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NBC embraces older crowd

The only problem is, `Twenty Good Years' may not appeal even to the over-40 set it hopes to attract.

October 11, 2006|Robert Lloyd | Times Staff Writer

"Twenty Good Years," which premieres tonight on NBC, is a loud, limp situation comedy about two old friends (John Lithgow and Jeffrey Tambor, playing characters with their own first names) who experience a kind of late-life crisis.

John is a self-centered and self-satisfied surgeon who on his 60th birthday is rotated forcibly into "semi-retirement"; he shows up drunk at the party being thrown for him by Jeffrey and proposes that, as Old Time is still a-flying, they should gather rosebuds while they may. Jeffrey, who is an indecisive judge -- an oxymoron that could be the spine of a pretty good vaudeville routine, if there were such a thing anymore -- takes this as a cue to publicly dump his pushy girlfriend (Judith Light, of "Who's the Boss?").

Later, John's daughter (Heather Burns) has a baby, making him a grandfather; John moves in with Jeffrey, making them the Odd Couple; and John and Jeffrey run into the Atlantic Ocean (played by the Pacific Ocean) on a cold day, making them wet.

Co-created by Marsh McCall ("Just Shoot Me!") and Michael Leeson (a veteran of "The Cosby Show," "Taxi," "Mary Tyler Moore" and, yes, "The Odd Couple"), the show has been cited as evidence of a new trend, or trendlet: a growing willingness of TV networks and the sponsors that make them possible to look beyond the 18-to-34 demographic they have worshiped with unshakable ardor for more than a decade.

The Entertainment-Marketing Complex has apparently wakened to the fact that not only do older people watch more TV than younger people, but that there are also more of them, period, and they have more money to spend. Now, in the same way that real estate agents assign new names to old neighborhoods in order to dignify them -- and jack up prices -- the over-40 target audience is being reconceptualized as a "new power demographic."

It may be true, as television producers seem to think, that given the choice people will prefer to watch television shows about characters who look like themselves and superficially share their concerns. But if this is the face of No Longer Young America, you can have it.

Tambor has been great as recently as "Arrested Development," and his Hank Kingsley, from "The Larry Sanders Show," is one of TV's greatest creations. But his character here, though he scores with a couple of nice throwaway lines (distractedly leaving a courtroom, he waves the rising court back into their seats, mumbling, "Oh, that's very nice") is too much of a nebbish to really register; Felix Unger at least was aggressively passive-aggressive.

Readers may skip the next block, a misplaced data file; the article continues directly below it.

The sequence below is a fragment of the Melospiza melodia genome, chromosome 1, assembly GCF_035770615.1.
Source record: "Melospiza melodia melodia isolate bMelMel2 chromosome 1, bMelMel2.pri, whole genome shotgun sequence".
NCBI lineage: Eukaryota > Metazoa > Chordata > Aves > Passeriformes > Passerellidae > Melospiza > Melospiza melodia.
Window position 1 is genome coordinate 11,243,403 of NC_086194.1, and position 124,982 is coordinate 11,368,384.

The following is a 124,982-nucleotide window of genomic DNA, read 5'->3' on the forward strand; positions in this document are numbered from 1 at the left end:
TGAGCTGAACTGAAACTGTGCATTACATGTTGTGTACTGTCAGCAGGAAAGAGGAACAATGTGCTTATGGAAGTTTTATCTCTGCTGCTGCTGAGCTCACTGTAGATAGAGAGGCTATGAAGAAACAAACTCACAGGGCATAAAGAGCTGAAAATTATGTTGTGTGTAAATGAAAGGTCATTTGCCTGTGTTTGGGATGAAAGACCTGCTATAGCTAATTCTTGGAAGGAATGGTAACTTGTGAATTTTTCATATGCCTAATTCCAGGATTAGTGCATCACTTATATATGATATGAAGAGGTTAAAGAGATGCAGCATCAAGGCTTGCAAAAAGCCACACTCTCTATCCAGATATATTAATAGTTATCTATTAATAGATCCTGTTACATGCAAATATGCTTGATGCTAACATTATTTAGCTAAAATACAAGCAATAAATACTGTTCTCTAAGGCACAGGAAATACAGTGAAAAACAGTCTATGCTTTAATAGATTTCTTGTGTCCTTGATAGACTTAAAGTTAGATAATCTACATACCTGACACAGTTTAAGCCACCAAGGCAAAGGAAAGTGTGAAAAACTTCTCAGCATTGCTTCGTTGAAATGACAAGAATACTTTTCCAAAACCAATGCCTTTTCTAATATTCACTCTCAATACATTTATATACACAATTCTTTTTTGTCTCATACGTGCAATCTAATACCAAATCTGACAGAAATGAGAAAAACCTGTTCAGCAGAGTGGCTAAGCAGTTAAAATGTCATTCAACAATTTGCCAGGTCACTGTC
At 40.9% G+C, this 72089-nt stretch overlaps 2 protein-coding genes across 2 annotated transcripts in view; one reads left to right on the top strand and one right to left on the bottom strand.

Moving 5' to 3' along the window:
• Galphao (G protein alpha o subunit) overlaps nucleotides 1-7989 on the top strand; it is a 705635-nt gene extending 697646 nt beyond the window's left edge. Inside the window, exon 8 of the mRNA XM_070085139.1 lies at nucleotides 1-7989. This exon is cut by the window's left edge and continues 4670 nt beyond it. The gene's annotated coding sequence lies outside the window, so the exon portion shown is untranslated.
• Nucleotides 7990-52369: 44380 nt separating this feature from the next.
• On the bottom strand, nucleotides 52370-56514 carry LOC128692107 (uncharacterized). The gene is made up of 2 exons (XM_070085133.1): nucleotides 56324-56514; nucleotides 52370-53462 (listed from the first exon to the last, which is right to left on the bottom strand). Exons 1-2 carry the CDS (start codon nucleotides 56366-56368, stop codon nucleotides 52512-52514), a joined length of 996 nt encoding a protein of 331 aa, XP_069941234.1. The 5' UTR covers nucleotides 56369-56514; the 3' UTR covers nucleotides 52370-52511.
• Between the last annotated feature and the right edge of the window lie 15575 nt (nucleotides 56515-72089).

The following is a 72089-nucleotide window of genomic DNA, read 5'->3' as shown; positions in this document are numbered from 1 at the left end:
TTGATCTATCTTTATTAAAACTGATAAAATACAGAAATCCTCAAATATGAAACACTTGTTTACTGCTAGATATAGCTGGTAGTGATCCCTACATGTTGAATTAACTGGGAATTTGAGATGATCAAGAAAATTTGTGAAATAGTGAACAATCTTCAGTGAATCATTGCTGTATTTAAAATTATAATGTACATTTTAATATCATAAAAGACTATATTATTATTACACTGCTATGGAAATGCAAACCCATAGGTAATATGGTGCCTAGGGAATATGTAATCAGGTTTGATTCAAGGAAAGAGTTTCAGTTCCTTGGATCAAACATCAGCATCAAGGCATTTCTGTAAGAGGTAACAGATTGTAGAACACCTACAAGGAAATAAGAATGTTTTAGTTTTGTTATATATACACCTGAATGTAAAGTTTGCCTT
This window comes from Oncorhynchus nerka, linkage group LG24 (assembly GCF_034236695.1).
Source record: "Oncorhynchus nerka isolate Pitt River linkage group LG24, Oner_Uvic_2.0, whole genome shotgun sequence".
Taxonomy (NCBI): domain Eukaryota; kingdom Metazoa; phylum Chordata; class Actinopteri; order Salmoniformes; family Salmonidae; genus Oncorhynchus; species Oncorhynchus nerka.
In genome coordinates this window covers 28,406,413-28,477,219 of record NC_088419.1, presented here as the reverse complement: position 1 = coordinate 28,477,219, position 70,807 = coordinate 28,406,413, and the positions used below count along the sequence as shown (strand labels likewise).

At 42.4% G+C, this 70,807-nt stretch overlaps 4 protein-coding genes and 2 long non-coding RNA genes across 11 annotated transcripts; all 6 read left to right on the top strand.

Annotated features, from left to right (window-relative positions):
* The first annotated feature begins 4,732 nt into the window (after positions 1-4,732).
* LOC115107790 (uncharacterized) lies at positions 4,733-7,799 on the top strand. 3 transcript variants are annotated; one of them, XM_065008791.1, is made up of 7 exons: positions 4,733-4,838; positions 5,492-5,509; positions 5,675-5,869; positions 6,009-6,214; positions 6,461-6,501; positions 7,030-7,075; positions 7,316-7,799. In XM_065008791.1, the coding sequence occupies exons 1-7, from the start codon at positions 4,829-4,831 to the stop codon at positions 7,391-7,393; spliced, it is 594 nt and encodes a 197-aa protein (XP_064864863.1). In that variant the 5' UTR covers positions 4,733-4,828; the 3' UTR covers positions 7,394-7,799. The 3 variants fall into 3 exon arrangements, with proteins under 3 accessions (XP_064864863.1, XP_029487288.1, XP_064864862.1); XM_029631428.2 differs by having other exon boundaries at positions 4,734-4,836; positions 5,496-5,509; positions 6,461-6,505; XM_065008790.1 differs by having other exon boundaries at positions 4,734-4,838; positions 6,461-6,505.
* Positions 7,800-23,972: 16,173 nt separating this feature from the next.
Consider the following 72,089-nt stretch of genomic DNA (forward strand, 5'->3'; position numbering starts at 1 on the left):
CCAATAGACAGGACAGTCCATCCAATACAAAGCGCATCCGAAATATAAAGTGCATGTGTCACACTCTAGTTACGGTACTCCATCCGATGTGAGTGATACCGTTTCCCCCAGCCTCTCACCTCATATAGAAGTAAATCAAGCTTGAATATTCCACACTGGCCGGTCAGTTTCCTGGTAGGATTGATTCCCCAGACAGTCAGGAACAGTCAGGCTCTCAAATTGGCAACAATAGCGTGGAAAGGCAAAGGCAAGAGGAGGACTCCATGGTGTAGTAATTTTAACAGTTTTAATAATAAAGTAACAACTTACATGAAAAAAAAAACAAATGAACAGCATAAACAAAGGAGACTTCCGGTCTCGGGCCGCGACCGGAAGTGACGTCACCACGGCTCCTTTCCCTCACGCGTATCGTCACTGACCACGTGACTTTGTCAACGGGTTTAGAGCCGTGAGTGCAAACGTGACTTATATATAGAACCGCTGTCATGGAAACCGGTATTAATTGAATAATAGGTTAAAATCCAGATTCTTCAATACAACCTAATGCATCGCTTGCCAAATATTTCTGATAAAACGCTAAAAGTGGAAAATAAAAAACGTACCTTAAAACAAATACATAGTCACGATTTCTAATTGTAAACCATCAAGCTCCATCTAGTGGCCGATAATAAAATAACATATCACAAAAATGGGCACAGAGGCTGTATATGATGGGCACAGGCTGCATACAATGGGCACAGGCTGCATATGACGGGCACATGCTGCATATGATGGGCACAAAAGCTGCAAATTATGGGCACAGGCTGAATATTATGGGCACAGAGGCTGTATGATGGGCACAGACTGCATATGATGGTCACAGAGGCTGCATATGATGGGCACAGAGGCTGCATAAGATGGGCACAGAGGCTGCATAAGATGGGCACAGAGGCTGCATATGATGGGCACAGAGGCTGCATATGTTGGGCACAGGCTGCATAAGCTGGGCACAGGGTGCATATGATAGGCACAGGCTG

As for Lithgow, though he does not work on me at all, he collected three Emmys out of six nominations for "3rd Rock From the Sun," so somebody likes him, and viewers pining for his Master Thespian shtick -- there is a joke made here about his "English accent" -- will perhaps find relief here.

There's nothing inherently wrong with the premise, either, which is open-ended enough to accommodate all manner of strange or meaningful ends. But what's been done with it, on the evidence of the pilot, is weak, and slightly embarrassing to watch, the way that it's embarrassing to watch a drunk old uncle tell dirty stories or to be asked by an aged aunt if you can get her some pot. Not two minutes into tonight's pilot, Jeffrey has been hit in the crotch by a racquetball; later we get to see Lithgow in a Speedo.

The enterprise threatens to runs perilously close "grandma on a skateboard" comedy -- making an older person act like a younger one in order to elicit Big Laffs.

But such a strategy just makes older actors seem even older. Only Ruth Gordon -- from "Harold and Maude" and elsewhere -- ever managed to pull off this senior-citizen-seizing-the-day gracefully, and she was just playing herself.

Jake Sandvig rounds out the cast as Jeffrey's son. All he has done so far is show his father a jeans ad he appeared in.


`Twenty Good Years'

Where: NBC

When: 8:30 to 9 tonight

Rating: TV-14 (may be unsuitable for children under the age of 14)

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